It sounds like the easiest mission ever:
- Go to Earth (you know, the blue planet in the middle of nowhere).
- Sell hot dogs.
- Record interactions with human beings using the loop recorder in his brain.
Unfortunately, humans refuse to buy Charlie’s hot dogs at the corner of Bay and College Street in downtown Toronto, Canada, North America, Earth.
They prefer Earl’s Dogs, the cart across the street.
Charlie can’t understand it. The Leader has provided him with a superior human form, a tall, tan male modelled after that guy on Baywatch, once Earth’s most popular show.
Charlie’s hot dogs are a quarter cheaper. Capitalism in action.
Charlie offers chilis and barbecue sauce, which Earl does not.
And so the war of the hot dogs begins.
Charlie did not land on this planet in order to fail.
Humans ’n’ Hot Dogs: a light, funny finalist for the Roswell Award for Short Science Fiction 2016
'Cause sometimes you need to laugh. Even if it's at the aliens.
Amazon.uk: https://amzn.to/2ZgnG9fMore info →
Award-winning author and physician, Melissa Yuan-Innes, explores the strange new worlds of embryo transplantation ("Red"), human-ape genetic engineering ("Growing Up Sam"), and exile (two Shaolin monks banished to outer space in "Iron Monk") in an exclusive collection of her science fiction stories.More info →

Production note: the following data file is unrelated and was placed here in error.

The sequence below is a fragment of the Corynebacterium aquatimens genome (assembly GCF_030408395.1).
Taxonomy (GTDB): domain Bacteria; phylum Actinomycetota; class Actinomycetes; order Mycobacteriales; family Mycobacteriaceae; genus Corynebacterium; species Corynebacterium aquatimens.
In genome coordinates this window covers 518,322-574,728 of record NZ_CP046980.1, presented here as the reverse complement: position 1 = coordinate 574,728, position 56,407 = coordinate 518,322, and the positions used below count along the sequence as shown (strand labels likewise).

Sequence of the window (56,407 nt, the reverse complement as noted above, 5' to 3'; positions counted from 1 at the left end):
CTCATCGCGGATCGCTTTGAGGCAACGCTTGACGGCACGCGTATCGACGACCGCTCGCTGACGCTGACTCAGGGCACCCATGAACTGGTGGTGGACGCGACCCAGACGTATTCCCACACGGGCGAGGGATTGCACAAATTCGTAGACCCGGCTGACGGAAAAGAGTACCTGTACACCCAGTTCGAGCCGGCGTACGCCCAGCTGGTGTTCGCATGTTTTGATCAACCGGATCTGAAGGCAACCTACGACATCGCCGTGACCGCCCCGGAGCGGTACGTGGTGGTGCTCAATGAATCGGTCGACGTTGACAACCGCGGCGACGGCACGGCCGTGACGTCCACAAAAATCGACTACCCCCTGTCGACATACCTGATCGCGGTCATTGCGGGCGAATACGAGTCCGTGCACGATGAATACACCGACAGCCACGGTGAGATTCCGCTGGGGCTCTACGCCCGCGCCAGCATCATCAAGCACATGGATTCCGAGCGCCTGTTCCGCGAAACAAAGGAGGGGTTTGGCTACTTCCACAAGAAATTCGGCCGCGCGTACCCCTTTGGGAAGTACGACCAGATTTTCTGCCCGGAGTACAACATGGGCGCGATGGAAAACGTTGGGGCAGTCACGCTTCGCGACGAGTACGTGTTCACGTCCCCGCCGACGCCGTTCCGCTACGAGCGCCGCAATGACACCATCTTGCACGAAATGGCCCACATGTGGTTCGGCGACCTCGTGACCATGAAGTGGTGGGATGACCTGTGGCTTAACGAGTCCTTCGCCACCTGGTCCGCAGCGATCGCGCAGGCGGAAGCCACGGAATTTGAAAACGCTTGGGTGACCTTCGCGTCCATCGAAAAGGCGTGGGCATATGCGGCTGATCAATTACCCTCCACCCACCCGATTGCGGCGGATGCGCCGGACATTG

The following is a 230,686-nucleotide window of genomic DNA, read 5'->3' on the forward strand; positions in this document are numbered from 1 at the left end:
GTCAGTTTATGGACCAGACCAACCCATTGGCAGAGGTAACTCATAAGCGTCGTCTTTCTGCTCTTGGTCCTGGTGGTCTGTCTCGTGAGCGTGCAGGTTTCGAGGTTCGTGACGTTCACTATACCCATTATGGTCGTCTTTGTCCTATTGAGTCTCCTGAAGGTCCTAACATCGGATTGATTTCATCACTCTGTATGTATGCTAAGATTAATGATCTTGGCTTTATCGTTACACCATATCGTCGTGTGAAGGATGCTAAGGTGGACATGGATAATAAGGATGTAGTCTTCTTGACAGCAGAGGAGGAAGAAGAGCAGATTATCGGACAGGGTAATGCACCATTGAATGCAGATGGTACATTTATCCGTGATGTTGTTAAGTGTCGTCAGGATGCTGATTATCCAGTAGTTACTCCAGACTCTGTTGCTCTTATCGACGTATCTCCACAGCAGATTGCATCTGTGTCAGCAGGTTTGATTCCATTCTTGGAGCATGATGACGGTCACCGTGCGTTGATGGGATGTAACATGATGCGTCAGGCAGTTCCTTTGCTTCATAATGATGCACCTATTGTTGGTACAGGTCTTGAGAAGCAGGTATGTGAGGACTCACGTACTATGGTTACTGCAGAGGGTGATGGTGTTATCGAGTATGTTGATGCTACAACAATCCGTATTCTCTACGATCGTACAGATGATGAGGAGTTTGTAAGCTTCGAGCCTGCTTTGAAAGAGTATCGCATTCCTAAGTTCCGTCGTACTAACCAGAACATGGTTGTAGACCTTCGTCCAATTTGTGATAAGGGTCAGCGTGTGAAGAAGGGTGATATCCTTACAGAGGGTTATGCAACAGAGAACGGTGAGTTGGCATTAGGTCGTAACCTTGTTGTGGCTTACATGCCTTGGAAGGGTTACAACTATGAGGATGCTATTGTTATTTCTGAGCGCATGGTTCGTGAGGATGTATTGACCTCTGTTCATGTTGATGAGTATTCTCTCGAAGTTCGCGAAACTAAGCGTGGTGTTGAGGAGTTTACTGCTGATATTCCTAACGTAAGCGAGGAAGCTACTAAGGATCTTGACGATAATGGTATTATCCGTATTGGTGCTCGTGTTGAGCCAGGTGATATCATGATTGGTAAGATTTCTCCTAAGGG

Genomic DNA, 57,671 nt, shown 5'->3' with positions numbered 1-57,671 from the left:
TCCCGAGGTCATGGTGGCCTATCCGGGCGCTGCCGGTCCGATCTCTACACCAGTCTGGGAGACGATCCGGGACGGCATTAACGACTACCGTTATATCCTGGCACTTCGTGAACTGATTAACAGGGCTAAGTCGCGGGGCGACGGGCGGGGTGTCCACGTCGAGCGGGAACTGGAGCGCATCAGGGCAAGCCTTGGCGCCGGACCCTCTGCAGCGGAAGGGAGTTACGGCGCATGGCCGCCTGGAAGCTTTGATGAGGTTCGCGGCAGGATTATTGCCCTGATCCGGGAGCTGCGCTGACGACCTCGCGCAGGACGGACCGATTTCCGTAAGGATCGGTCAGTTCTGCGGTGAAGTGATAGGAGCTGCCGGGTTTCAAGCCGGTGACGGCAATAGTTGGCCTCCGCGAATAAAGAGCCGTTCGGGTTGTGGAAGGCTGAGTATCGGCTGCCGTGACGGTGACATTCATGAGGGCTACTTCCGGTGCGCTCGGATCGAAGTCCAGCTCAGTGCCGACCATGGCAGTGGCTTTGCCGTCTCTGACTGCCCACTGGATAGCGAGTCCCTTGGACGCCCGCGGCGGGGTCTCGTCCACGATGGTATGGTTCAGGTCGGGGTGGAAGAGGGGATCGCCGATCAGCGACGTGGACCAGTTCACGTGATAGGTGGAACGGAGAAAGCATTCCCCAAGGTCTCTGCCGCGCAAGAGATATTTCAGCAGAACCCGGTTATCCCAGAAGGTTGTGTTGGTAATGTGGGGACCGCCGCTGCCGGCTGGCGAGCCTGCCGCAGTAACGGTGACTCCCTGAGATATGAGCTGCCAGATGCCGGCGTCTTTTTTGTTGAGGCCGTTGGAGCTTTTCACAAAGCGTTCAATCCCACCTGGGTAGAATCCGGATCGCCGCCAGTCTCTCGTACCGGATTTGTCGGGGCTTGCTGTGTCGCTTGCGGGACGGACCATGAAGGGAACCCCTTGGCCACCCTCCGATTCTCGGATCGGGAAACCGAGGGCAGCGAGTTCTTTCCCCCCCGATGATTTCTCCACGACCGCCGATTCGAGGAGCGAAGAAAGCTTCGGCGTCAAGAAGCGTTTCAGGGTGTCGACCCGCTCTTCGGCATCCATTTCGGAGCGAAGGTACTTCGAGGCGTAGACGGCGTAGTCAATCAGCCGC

A pregnant teenager donates her embryo to a recipient mother who wants red-haired children. The doctor who pioneered the technology performs the microsurgery exquisitely.
Everyone should live happily ever after.
Except this isn't a fairy tale.
"Red," a short story originally published in Nature's Future science fiction section.More info →
When a tyrant overtakes her space colony, Emma Lo strikes back with her art.
She employs nanotechnology to transform her nearly century-old body so that she may play Othello in a desperate bid to satirize and overthrow the President—until someone hacks Emma's com link and begins to blackmail her.
A cat-and-mouse game in a 4000-word rapier of a short story where Emma's life and spirit are at stake and, to quote the Scottish play, she "cannot fly, /But, bear-like...must fight the course."More info →
Jenny died of anorexia, but she didn't stay dead.
She's back and she's warning the world about her deadly disease.
Josh, the media-savvy reporter, helps her get the message out...and falls in love with her drive, her sass, and funny little streaks of innocence.
Can Jenny save the world from anorexia?
Can Josh save her from herself?